File Allocation Table (FAT)
Definition - What does File Allocation Table (FAT) mean?
A file allocation table (FAT) is a file system developed mostly for hard drives that originally used 12 or 16 bits for each cluster entry into the file allocation table. It is used by the operating system (OS) to manage files on hard drives and other computer systems. It is often also found on in flash memory, digital cameras and portable devices. The FAT file system is supported by nearly all OSs installed on personal computers (PCs). It is used to store file information and extend the life of a hard drive. Most hard drives require a process known as seeking; this is the actual physical searching and positioning of the read/write head of the drive. The FAT file system was designed to reduce the amount of seeking and thus minimize the wear and tear on the hard disc. Although first produced for hard disc drives, FAT was later used for storing information on portable media such as flash memory cards. The FAT16 was introduced in 1983 by IBM with the simultaneous releases of IBM's personal computer AT (PC AT) and Microsoft’s MS-DOS (disk operating system) 3.0 software. FAT was designed to support hard drives and subdirectories.The earlier FAT12 had acluster addresses to 12-bit values with up to 4078 clusters; it allowed up to 4084 clusters with UNIX. The more efficient FAT16 increased to 16-bit cluster address allowing up to 65,517 clusters per volume, 512-byte clusters with 32MB of space, and had a larger file system; with the four sectors it was 2,048 bytes.
Techopedia explains File Allocation Table (FAT)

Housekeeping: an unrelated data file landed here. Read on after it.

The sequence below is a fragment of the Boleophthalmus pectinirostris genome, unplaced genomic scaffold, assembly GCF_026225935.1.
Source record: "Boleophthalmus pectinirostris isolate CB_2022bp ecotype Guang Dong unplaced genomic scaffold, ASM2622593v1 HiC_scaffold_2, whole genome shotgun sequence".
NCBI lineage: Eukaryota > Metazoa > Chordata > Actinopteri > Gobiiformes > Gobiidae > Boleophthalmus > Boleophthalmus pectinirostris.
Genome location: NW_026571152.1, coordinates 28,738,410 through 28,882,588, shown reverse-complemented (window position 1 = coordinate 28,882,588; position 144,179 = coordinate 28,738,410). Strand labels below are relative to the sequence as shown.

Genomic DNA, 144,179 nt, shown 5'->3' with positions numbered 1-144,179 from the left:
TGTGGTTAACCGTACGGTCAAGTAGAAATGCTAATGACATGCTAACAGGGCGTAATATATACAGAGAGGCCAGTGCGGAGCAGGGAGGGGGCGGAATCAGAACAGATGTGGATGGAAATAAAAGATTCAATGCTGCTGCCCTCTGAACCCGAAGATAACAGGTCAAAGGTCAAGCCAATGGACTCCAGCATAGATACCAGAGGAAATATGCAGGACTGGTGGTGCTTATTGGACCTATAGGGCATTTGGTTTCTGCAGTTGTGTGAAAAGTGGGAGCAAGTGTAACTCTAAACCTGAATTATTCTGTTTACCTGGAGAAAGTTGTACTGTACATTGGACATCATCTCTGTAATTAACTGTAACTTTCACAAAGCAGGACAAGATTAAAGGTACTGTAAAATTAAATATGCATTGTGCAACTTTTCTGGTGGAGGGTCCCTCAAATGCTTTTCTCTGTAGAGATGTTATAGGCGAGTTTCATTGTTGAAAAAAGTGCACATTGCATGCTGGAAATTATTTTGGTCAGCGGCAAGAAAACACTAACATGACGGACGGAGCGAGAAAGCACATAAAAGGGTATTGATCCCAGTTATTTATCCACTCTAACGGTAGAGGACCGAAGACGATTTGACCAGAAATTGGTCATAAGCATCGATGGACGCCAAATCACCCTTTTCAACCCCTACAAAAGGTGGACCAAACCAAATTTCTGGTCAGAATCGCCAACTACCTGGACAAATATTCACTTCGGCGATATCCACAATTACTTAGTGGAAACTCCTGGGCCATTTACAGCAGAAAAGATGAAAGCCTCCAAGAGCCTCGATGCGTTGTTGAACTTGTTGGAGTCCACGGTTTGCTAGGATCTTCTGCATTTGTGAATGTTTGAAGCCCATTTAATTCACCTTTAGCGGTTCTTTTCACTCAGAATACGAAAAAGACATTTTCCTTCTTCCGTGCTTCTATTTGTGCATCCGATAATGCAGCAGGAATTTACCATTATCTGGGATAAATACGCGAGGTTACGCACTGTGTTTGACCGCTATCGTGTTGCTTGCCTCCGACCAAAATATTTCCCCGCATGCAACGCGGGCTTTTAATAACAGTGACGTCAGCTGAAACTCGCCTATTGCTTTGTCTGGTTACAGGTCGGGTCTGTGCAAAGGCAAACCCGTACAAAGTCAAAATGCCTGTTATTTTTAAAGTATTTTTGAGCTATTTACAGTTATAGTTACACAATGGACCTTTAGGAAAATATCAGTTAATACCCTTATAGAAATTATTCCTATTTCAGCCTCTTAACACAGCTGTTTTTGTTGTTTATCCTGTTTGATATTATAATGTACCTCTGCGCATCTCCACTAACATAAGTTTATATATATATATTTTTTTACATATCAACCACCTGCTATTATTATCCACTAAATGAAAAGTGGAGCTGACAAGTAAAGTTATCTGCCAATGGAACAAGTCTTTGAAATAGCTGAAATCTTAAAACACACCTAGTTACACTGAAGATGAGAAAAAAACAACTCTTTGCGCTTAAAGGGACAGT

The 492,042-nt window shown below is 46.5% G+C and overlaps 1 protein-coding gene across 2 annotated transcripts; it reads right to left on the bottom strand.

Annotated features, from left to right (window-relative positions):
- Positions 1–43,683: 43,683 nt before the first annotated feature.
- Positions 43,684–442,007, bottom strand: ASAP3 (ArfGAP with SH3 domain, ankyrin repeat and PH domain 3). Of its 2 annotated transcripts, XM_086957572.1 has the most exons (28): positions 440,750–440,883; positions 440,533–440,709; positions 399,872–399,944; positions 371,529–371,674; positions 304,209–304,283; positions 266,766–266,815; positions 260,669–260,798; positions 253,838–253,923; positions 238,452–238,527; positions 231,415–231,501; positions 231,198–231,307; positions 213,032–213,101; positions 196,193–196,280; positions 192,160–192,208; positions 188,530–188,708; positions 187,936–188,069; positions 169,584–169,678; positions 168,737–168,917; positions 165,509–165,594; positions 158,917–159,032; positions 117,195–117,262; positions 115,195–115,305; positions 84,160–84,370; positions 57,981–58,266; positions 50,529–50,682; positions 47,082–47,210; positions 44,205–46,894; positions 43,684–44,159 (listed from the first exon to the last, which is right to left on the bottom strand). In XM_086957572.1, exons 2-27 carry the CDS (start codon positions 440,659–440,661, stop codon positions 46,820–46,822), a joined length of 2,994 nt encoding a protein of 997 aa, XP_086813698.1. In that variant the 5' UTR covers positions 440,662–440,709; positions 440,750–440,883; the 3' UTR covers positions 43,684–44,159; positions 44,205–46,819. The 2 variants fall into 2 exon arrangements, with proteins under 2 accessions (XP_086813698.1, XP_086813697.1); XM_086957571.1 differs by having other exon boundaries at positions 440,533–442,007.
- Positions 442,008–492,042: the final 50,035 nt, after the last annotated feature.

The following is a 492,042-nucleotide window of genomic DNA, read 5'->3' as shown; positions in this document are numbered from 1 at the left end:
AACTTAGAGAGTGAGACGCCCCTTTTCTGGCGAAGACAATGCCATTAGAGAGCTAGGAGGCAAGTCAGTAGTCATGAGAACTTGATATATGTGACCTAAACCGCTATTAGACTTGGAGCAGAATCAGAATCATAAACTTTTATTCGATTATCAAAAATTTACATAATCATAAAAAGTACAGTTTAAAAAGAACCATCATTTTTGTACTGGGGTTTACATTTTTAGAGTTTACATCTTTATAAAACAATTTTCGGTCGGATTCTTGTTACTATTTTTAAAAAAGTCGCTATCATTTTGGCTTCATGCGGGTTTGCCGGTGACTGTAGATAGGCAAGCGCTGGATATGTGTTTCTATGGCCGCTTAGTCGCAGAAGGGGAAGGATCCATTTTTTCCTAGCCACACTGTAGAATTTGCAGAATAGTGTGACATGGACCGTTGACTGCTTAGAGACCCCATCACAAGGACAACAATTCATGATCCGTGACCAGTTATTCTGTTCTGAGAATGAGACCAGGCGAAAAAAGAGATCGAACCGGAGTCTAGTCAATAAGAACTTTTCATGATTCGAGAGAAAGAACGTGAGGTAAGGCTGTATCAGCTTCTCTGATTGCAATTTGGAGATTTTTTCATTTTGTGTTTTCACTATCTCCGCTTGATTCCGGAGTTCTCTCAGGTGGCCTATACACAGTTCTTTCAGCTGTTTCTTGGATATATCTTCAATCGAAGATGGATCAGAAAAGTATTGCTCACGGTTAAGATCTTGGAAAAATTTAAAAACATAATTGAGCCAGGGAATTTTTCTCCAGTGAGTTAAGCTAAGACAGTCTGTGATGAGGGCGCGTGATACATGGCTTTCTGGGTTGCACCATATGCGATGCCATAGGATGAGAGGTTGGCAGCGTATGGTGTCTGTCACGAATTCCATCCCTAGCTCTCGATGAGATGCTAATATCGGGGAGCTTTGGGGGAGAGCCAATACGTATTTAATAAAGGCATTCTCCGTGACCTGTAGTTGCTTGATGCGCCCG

In 1987 Compaq DOS 3.31 released an expansion of the original FAT16 and increased the disc sector count to 32-bits. This version of FAT16 is called the FAT16 format. Because the disc was designed for a 16-bit assembly language, the whole disc had to be altered to use 32-bit sector numbers. Operating systems that supported FAT16 were Compaq DOS 3.31 large file system, MS-DOS 4.0, IBM'sOS/2 version 1.1, Windows 95/98/Me, OS/2, Linux and some versions of UNIX. Apple’s Mac OS X also supported FAT files systems on volumes other than the boot disc. In 1997 Microsoft introduced FAT32. This FAT file system increased size limits and allowed DOS real mode code to handle the format. Real mode, or real mode address, was an operating mode of the Intel 80286(iAPX 286) CPU (later called "x86-compatable CPU’s") that provided 1 megabyte (MB) of addressable memory with 20-bit segmented memory address space. Real mode also allowed unlimited direct software access to all memory, peripheral hardware and I/O addresses. FAT32 has a 32-bit cluster address with 28 bits used to hold the cluster number for up to approximately 268 million (2) clusters. The highest level division of a file system is a partition. The partition is divided into volumes or logical drives. Each logical drive is assigned a letter such as drive C, drive D or drive E. Within each logical drive there is a file system such as FAT16, FAT32 or the new technology file system (NTFS). NTFS is the standard file system for Windows NT and later Windows versions, to and including Windows A FAT file system has four different sections, each as a structure in the FAT partition. The four sections are: Boot Sector: This is also known as the reserved sector; it is located on the first part of the disc It contains: the OS’s necessary boot loader code to start a PC system; the partition table known as the master boot record (MRB) that describes how the drive is organized; and the BIOS parameter block (BPB) which describes the physical outline of the data storage volume.FAT Region: This region generally encompasses two copies of the File Allocation Table which is for redundancy checking and specifies how the clusters are assigned.Data Region: This is where the directory data and existing files are stored. It uses up the majority of the partition.Root Directory Region This region is a directory table that contains the information about the directories and files. It is used with FAT16 and FAT12 but not with other FAT file systems. It has a fixed maximum size that is configured when created. (FAT32 usually stores the root directory in the data region so it can be expanded if needed.) In 1987, Compaq released the DOS 3.31, an original equipment manufacturer (OEM) version of MS-DOS 3.3 (also Compaq). The newer FAT16 format expanded the 16-bit disc sector to 32-bit. This disc was made for a 16-bit constructed language; and the entire disc had to be designed for 32-bit sector numbers. By 1988, IBM’s OS/2 version 1.1 and Microsoft’s MS-DOS version 4.0 created a standard hard disc sector that had a maximum of 32 kB clusters (k means clustering). This fixed the previous older version and allowed 2 gigabytes. Later, FAT32 and NTFS replaced FAT16.
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